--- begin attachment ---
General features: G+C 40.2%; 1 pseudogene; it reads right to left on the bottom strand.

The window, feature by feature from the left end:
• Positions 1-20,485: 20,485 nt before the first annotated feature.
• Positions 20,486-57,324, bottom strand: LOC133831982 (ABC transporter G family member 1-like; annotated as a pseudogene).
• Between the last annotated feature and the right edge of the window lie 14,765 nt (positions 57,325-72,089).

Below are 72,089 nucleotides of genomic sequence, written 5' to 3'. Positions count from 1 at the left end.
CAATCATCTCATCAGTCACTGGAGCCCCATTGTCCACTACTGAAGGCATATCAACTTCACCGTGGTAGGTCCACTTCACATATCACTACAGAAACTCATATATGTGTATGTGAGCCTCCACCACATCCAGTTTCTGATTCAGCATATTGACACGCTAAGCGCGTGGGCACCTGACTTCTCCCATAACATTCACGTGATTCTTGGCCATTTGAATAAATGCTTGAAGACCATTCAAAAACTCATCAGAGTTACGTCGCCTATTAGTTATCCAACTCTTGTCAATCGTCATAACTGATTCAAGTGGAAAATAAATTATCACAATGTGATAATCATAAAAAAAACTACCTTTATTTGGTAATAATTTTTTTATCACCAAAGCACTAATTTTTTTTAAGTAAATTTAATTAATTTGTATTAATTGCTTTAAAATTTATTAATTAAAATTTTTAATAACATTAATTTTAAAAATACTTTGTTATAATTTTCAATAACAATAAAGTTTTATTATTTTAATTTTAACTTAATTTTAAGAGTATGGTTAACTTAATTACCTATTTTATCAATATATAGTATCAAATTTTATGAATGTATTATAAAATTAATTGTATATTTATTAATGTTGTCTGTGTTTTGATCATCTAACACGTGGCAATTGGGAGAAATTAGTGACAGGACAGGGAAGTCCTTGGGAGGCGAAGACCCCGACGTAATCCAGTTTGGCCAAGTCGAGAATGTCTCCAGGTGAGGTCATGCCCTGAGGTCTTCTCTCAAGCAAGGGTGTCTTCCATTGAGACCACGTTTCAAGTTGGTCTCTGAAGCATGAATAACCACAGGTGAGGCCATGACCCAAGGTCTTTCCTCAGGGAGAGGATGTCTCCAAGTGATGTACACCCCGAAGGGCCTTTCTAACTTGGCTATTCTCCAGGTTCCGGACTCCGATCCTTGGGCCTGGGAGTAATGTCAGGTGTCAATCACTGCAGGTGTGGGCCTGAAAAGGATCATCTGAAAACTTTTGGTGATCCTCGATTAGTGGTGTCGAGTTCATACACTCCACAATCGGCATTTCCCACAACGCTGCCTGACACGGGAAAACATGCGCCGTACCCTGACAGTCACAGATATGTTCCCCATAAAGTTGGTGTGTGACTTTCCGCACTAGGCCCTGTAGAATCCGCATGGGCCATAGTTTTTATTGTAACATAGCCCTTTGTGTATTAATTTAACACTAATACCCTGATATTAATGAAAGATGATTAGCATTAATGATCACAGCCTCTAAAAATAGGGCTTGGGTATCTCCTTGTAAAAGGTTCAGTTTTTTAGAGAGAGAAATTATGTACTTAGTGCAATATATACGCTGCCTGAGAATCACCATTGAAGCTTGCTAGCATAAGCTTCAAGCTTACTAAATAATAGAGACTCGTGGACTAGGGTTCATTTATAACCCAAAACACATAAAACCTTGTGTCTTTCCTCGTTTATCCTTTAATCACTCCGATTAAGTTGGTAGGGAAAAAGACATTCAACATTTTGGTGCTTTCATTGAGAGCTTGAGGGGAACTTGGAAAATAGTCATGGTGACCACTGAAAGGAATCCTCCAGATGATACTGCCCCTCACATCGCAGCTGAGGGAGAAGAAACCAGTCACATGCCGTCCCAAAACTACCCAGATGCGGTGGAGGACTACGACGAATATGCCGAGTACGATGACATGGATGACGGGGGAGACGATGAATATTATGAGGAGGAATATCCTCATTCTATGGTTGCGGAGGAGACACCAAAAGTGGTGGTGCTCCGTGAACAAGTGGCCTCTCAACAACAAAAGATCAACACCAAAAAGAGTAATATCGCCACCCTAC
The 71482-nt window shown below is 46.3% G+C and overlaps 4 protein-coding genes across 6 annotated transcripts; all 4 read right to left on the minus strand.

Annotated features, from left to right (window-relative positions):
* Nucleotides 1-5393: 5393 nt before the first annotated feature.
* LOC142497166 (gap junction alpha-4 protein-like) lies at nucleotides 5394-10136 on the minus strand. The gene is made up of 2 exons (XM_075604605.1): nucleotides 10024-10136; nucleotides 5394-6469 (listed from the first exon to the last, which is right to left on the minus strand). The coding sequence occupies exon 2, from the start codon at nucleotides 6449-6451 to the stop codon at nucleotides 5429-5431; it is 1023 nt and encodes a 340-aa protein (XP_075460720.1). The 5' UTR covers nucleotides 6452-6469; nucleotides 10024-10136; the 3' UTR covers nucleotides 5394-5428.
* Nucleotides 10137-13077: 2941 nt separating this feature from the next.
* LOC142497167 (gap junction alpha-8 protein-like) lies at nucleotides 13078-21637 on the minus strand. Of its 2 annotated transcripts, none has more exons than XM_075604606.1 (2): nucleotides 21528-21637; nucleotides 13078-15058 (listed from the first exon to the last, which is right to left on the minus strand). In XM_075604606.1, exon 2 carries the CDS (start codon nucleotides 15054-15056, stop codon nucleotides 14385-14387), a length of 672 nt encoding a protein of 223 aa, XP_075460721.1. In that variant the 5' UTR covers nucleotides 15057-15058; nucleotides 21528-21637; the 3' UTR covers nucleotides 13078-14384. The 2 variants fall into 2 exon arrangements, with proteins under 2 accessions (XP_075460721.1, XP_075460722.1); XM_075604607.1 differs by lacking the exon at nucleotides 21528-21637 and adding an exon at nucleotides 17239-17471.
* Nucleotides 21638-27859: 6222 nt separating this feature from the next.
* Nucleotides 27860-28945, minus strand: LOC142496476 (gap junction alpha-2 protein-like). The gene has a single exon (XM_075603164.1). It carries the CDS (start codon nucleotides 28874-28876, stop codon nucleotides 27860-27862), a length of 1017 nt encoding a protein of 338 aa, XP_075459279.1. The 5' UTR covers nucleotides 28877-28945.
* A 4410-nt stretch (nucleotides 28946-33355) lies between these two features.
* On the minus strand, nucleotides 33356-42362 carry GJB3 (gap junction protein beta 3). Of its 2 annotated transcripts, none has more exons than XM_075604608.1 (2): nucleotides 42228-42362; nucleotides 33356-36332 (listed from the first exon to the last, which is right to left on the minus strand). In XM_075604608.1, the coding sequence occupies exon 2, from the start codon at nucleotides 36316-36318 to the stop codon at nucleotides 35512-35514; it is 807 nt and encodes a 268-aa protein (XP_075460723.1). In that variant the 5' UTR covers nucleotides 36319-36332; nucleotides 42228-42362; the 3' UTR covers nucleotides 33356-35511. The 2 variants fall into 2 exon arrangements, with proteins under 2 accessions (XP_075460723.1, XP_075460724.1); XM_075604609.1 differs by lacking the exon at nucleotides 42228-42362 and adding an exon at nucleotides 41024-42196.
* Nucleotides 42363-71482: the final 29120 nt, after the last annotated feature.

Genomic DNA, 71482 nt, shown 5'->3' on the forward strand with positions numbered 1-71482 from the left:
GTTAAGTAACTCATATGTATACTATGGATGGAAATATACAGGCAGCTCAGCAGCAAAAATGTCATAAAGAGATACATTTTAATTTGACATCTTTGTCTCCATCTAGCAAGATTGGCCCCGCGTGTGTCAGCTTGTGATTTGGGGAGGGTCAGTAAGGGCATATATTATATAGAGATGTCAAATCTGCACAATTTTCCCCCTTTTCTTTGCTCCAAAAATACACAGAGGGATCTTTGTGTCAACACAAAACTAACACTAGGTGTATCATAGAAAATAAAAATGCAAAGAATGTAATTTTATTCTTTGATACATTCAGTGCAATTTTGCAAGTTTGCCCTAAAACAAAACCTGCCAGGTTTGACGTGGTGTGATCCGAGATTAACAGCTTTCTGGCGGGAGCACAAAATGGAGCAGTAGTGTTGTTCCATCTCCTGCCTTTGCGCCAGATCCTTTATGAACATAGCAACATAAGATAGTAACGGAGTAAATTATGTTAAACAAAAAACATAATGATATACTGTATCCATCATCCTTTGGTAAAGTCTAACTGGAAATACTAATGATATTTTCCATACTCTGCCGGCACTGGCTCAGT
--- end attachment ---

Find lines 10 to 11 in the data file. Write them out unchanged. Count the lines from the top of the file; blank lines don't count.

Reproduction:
* Nucleotides 1-5393: 5393 nt before the first annotated feature.
* LOC142497166 (gap junction alpha-4 protein-like) lies at nucleotides 5394-10136 on the minus strand. The gene is made up of 2 exons (XM_075604605.1): nucleotides 10024-10136; nucleotides 5394-6469 (listed from the first exon to the last, which is right to left on the minus strand). The coding sequence occupies exon 2, from the start codon at nucleotides 6449-6451 to the stop codon at nucleotides 5429-5431; it is 1023 nt and encodes a 340-aa protein (XP_075460720.1). The 5' UTR covers nucleotides 6452-6469; nucleotides 10024-10136; the 3' UTR covers nucleotides 5394-5428.